Columbia, Maryland (PressExposure) April 16, 2009 -- Executives at Debt Shield, a Maryland-based debt settlement company, are reminding taxpayers that saving money through cancelled debt may have minor tax consequences.
Fully or partially cancelled or "forgiven" debts are sometimes considered taxable income by the IRS.
"Taxpayers who saved more than $600 with a debt settlement may be required to pay taxes on that amount," explained Debt Shield CEO Phil Fewster."However, some debt settlement clients are not required to pay taxes on canceled debt."
The IRS provides an exception for people who were insolvent at the time of the settlement. Being insolvent means that the amount of debt was greater than the fair market value of one's assets at the time of settlement, which is the case for many debt settlement clients.
"Even if you do have to pay taxes on cancelled debt, remember you are only paying because you saved more than $600," said Fewster.
Some critics of debt settlement try to use this provision as a reason not to pursue this debt relief option, but when debt settlement clients do pay taxes on canceled debt, the additional tax is small compared to the size of the debt - especially considering the 39 percent interest credit card companies charge some struggling consumers.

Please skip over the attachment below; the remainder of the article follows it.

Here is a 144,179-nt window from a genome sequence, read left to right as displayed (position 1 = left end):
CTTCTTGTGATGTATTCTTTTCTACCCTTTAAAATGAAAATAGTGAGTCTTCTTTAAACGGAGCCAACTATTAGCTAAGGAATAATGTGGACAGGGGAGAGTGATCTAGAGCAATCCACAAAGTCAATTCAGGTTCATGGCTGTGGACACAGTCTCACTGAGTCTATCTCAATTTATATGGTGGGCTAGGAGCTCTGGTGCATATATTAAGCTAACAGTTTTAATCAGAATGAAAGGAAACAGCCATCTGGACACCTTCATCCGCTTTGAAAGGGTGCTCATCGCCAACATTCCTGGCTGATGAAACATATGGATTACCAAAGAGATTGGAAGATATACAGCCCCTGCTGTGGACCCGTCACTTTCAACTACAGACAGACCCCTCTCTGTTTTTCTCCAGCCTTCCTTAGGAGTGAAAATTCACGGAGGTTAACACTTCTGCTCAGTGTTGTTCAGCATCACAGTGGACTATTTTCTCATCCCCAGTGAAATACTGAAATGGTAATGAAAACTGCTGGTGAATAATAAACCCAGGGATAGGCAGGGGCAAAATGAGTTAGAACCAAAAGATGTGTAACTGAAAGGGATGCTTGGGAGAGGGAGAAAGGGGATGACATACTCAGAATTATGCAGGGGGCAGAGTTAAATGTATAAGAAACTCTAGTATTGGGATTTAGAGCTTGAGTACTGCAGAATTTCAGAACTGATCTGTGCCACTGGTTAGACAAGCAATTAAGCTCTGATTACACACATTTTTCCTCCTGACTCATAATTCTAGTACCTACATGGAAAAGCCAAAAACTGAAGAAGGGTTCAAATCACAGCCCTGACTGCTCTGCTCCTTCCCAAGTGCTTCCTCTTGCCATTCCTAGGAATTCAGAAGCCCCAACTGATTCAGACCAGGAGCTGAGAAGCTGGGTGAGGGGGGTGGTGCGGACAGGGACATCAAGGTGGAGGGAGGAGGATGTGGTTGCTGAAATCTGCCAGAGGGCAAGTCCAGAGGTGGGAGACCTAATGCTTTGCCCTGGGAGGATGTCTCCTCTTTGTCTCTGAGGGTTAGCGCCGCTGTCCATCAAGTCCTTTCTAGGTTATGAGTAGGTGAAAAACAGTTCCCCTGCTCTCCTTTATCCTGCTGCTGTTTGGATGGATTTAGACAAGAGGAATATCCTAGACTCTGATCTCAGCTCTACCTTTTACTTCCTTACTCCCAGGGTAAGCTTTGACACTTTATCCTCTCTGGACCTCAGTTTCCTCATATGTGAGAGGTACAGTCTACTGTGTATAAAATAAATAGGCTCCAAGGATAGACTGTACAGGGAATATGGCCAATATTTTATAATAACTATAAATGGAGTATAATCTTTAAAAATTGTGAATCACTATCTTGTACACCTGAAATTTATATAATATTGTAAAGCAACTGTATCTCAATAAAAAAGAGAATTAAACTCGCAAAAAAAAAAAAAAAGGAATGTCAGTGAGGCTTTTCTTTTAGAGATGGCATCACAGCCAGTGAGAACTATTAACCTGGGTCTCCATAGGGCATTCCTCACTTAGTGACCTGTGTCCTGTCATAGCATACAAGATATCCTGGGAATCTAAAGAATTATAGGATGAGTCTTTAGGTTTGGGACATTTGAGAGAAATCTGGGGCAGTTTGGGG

Financial institutions that forgive $600 or more of a debt's principal balance must send the taxpayer and the IRS a Form 1099-C. Taxpayers are typically not required to report debts canceled through a bankruptcy case under the U.S. Bankruptcy Code.
Debt settlement clients can learn more about the insolvency exception through the IRS' Publication 908 section on "Debt Cancellation." Debt Shield executives encourage debt settlement clients to discuss this provision with professional tax preparers before filing.